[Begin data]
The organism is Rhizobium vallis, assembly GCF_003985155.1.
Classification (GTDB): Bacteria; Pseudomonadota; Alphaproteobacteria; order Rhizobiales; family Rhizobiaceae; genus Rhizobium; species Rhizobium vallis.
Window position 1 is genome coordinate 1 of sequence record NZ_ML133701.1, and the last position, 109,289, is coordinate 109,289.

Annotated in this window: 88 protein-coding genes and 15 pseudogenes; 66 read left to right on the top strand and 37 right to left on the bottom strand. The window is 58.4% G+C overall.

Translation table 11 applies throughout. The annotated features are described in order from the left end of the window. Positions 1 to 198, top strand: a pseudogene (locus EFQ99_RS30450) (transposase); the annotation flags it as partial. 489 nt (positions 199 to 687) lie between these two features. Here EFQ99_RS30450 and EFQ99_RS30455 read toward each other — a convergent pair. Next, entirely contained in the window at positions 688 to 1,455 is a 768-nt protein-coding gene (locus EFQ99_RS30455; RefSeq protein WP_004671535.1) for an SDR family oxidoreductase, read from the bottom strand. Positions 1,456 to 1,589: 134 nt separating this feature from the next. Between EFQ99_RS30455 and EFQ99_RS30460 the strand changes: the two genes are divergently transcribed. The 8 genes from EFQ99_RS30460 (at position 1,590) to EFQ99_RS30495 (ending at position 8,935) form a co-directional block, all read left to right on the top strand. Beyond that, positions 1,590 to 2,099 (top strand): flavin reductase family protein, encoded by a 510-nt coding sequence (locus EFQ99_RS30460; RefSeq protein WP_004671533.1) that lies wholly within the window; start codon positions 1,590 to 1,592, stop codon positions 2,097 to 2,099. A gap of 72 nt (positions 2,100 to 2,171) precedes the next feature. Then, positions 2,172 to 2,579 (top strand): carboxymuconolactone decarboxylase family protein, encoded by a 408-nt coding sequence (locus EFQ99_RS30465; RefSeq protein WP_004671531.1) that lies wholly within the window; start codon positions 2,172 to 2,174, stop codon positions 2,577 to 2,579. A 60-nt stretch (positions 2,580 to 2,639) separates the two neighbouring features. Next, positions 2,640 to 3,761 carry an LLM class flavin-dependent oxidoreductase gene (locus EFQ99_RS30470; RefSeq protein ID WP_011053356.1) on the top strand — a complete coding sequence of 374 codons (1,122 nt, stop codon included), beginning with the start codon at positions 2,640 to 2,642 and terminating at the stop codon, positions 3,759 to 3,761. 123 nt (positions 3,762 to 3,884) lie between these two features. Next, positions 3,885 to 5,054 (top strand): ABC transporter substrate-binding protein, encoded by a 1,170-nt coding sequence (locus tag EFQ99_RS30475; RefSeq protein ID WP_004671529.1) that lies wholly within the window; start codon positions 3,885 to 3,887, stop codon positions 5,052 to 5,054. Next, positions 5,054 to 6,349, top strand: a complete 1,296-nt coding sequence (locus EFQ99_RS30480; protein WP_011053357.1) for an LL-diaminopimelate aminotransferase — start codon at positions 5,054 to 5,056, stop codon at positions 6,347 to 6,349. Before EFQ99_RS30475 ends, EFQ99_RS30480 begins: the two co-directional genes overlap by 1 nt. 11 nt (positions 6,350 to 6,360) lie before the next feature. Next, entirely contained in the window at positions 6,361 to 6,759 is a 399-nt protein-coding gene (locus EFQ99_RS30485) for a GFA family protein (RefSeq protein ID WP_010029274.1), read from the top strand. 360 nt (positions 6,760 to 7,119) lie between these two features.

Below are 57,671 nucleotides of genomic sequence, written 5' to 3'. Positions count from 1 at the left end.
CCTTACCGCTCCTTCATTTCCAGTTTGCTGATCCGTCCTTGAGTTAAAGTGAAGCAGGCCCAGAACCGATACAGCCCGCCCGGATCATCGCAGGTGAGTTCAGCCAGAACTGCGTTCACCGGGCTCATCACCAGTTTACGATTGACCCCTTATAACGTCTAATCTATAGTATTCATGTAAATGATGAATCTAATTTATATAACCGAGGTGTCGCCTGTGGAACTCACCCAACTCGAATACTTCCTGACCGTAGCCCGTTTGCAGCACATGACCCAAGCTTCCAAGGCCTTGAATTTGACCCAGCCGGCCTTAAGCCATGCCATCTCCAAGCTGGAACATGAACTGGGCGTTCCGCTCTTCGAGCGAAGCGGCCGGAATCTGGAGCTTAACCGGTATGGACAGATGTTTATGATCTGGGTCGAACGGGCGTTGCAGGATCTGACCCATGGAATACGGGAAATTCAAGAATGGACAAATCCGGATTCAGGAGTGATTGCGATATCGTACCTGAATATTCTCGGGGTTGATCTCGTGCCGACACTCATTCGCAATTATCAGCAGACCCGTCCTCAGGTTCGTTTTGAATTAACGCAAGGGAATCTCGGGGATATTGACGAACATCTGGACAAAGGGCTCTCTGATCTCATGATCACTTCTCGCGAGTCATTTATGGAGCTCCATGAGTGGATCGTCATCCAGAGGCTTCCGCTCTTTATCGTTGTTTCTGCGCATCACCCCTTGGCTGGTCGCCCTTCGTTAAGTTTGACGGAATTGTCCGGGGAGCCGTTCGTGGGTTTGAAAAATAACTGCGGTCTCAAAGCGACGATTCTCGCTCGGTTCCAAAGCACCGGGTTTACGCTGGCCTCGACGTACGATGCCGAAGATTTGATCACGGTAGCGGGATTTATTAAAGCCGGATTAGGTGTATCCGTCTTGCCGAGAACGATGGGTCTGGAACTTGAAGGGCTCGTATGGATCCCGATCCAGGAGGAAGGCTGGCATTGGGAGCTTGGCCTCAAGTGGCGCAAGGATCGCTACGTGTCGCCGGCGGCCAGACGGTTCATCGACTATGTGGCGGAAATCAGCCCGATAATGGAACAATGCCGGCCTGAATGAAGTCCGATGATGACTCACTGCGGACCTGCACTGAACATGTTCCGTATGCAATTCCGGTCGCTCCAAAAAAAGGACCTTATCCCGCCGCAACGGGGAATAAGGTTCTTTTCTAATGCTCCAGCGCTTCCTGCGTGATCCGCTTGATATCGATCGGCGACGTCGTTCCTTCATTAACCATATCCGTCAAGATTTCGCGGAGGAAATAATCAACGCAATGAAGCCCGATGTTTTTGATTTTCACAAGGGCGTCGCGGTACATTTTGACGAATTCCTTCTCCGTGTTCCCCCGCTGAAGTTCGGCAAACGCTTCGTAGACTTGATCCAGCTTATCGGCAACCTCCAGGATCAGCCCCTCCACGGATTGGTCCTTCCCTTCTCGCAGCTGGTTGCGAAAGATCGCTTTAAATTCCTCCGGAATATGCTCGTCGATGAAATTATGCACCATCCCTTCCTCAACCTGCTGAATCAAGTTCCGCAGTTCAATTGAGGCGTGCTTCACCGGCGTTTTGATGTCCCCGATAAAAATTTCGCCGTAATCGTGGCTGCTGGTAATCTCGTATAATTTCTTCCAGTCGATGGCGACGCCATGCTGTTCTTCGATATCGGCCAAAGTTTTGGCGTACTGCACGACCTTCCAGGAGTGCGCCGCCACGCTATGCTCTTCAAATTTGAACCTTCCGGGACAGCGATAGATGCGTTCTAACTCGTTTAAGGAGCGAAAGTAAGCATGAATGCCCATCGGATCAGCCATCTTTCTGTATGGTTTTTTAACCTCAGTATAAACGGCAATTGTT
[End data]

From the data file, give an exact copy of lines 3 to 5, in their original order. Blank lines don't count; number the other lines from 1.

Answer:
Window position 1 is genome coordinate 1 of sequence record NZ_ML133701.1, and the last position, 109,289, is coordinate 109,289.

Annotated in this window: 88 protein-coding genes and 15 pseudogenes; 66 read left to right on the top strand and 37 right to left on the bottom strand. The window is 58.4% G+C overall.

Translation table 11 applies throughout. The annotated features are described in order from the left end of the window. Positions 1 to 198, top strand: a pseudogene (locus EFQ99_RS30450) (transposase); the annotation flags it as partial. 489 nt (positions 199 to 687) lie between these two features. Here EFQ99_RS30450 and EFQ99_RS30455 read toward each other — a convergent pair. Next, entirely contained in the window at positions 688 to 1,455 is a 768-nt protein-coding gene (locus EFQ99_RS30455; RefSeq protein WP_004671535.1) for an SDR family oxidoreductase, read from the bottom strand. Positions 1,456 to 1,589: 134 nt separating this feature from the next. Between EFQ99_RS30455 and EFQ99_RS30460 the strand changes: the two genes are divergently transcribed. The 8 genes from EFQ99_RS30460 (at position 1,590) to EFQ99_RS30495 (ending at position 8,935) form a co-directional block, all read left to right on the top strand. Beyond that, positions 1,590 to 2,099 (top strand): flavin reductase family protein, encoded by a 510-nt coding sequence (locus EFQ99_RS30460; RefSeq protein WP_004671533.1) that lies wholly within the window; start codon positions 1,590 to 1,592, stop codon positions 2,097 to 2,099. A gap of 72 nt (positions 2,100 to 2,171) precedes the next feature. Then, positions 2,172 to 2,579 (top strand): carboxymuconolactone decarboxylase family protein, encoded by a 408-nt coding sequence (locus EFQ99_RS30465; RefSeq protein WP_004671531.1) that lies wholly within the window; start codon positions 2,172 to 2,174, stop codon positions 2,577 to 2,579. A 60-nt stretch (positions 2,580 to 2,639) separates the two neighbouring features. Next, positions 2,640 to 3,761 carry an LLM class flavin-dependent oxidoreductase gene (locus EFQ99_RS30470; RefSeq protein ID WP_011053356.1) on the top strand — a complete coding sequence of 374 codons (1,122 nt, stop codon included), beginning with the start codon at positions 2,640 to 2,642 and terminating at the stop codon, positions 3,759 to 3,761. 123 nt (positions 3,762 to 3,884) lie between these two features. Next, positions 3,885 to 5,054 (top strand): ABC transporter substrate-binding protein, encoded by a 1,170-nt coding sequence (locus tag EFQ99_RS30475; RefSeq protein ID WP_004671529.1) that lies wholly within the window; start codon positions 3,885 to 3,887, stop codon positions 5,052 to 5,054. Next, positions 5,054 to 6,349, top strand: a complete 1,296-nt coding sequence (locus EFQ99_RS30480; protein WP_011053357.1) for an LL-diaminopimelate aminotransferase — start codon at positions 5,054 to 5,056, stop codon at positions 6,347 to 6,349. Before EFQ99_RS30475 ends, EFQ99_RS30480 begins: the two co-directional genes overlap by 1 nt. 11 nt (positions 6,350 to 6,360) lie before the next feature. Next, entirely contained in the window at positions 6,361 to 6,759 is a 399-nt protein-coding gene (locus EFQ99_RS30485) for a GFA family protein (RefSeq protein ID WP_010029274.1), read from the top strand. 360 nt (positions 6,760 to 7,119) lie between these two features.